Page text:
A Healthier Global Health Agenda

LONDON – On September 25, world leaders will meet in New York at a special session of the United Nations to chart a path to a new set of Sustainable Development Goals (SDGs). Described as a “generational opportunity,” the potential is indeed great. But indications so far suggest that optimal health goals could be derailed.

The SDGs will succeed the Millennium Development Goals, which were adopted in 2000 and expire in 2015. The MDGs have proved instrumental in galvanizing political will and focusing financial resources on a limited set of basic needs in low- and middle-income countries. The lives of millions of people, particularly in Sub-Saharan Africa, have been improved.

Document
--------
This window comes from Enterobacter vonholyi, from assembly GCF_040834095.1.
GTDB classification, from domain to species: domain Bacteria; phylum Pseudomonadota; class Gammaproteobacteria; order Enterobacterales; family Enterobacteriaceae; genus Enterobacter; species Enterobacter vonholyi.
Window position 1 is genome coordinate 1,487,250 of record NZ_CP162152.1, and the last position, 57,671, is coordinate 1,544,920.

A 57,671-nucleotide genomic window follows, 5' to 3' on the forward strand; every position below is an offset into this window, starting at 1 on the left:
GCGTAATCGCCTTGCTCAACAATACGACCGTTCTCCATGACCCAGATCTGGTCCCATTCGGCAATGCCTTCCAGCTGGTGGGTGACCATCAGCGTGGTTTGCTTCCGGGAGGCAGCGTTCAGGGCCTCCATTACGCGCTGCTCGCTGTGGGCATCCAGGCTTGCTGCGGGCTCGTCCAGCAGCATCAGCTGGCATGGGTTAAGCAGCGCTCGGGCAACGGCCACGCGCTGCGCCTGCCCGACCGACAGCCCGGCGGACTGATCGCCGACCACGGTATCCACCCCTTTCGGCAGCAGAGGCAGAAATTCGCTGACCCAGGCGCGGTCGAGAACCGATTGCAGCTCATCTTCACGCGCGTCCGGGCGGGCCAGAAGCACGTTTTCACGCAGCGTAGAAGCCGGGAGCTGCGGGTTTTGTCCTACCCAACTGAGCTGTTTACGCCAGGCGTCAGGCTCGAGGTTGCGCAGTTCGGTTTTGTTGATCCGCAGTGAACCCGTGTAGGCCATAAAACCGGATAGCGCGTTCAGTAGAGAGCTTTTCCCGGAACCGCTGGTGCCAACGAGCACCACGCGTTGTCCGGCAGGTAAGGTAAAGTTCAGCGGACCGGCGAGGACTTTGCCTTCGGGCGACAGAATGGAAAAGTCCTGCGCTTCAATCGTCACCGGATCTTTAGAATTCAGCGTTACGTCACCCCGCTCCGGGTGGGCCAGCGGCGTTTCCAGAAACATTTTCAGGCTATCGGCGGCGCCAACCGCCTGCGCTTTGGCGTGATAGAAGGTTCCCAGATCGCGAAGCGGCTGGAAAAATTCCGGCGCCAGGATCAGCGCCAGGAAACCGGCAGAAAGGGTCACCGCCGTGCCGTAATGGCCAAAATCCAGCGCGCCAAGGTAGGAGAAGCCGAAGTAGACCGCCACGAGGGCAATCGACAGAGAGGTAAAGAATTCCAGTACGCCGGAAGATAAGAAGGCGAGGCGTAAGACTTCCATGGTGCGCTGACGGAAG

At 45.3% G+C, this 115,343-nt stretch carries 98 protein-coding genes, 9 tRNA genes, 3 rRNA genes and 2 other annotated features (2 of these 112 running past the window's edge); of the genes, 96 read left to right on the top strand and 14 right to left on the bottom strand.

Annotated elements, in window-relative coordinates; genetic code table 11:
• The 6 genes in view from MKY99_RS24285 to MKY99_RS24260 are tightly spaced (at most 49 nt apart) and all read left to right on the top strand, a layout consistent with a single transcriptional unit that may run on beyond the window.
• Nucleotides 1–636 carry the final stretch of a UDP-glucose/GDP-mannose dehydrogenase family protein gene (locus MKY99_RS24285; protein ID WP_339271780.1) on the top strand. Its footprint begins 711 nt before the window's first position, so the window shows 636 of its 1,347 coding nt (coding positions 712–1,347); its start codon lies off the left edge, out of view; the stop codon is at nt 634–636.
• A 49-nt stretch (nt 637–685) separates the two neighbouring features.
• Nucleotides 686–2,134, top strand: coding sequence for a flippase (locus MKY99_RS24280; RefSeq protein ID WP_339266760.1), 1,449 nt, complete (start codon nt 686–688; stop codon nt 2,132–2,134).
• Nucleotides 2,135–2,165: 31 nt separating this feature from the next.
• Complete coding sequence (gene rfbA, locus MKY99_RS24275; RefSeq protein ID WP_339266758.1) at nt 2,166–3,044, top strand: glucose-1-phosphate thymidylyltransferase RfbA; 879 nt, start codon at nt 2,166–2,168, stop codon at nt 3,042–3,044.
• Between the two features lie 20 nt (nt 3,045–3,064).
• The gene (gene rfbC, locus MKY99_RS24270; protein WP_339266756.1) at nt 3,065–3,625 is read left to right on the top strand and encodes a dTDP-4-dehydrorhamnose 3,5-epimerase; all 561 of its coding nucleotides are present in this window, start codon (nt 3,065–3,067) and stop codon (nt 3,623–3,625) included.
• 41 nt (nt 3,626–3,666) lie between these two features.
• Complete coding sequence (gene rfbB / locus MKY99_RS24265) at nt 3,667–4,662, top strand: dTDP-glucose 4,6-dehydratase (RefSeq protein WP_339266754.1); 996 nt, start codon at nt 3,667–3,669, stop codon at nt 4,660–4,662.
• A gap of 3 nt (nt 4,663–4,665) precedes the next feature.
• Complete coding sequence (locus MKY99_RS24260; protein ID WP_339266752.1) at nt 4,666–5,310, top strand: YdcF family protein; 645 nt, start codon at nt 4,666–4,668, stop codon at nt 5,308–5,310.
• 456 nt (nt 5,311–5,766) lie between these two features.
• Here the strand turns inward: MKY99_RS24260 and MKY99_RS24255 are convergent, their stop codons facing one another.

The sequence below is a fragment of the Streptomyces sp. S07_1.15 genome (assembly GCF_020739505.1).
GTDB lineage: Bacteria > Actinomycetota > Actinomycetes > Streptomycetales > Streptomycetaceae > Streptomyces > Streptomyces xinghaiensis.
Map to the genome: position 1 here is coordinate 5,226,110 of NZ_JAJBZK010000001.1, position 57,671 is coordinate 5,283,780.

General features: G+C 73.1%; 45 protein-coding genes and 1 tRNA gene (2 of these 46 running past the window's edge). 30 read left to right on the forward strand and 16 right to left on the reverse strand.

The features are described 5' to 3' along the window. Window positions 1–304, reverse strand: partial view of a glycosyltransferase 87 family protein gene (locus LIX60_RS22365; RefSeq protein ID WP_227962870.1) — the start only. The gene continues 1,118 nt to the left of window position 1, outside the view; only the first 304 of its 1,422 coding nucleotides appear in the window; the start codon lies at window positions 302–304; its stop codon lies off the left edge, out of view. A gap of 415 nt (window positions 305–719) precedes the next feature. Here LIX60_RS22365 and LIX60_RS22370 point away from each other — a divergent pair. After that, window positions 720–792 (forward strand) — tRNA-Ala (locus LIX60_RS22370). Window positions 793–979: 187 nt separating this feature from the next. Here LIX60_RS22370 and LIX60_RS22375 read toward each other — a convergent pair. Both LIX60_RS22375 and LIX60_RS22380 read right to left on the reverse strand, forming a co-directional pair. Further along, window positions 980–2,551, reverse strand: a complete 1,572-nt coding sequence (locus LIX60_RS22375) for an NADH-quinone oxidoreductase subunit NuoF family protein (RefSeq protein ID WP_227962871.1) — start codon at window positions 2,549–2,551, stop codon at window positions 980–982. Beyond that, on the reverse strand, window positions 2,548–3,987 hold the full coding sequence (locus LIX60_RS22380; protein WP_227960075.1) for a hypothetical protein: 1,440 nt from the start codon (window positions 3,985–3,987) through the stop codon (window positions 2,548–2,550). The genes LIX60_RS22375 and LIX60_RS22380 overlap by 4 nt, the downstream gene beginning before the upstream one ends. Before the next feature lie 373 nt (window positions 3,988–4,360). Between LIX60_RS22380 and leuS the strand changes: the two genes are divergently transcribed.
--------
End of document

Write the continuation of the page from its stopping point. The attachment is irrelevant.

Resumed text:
The SDG framework has been the subject of a year of widespread consultation, lobbying, and debate. Consensus is emerging in a few areas: the new goals should address the unfinished MDGs; they should include not only poverty, but also planetary limits, including climate change; and they should be universal in scope, addressing challenges such as widening inequality in poor and rich countries alike.

A universal health goal also makes a lot of sense. Some conditions, such as neglected tropical diseases, are unique to developing countries, while others, like AIDS, tuberculosis, malaria, and maternal mortality, affect poor countries disproportionately. But, for the most part, a universal set of maladies has emerged over the past decade, accounting for the vast bulk of ill health and preventable death in all regions of the world. Unfortunately, the proposed health agenda seems to ignore this trend.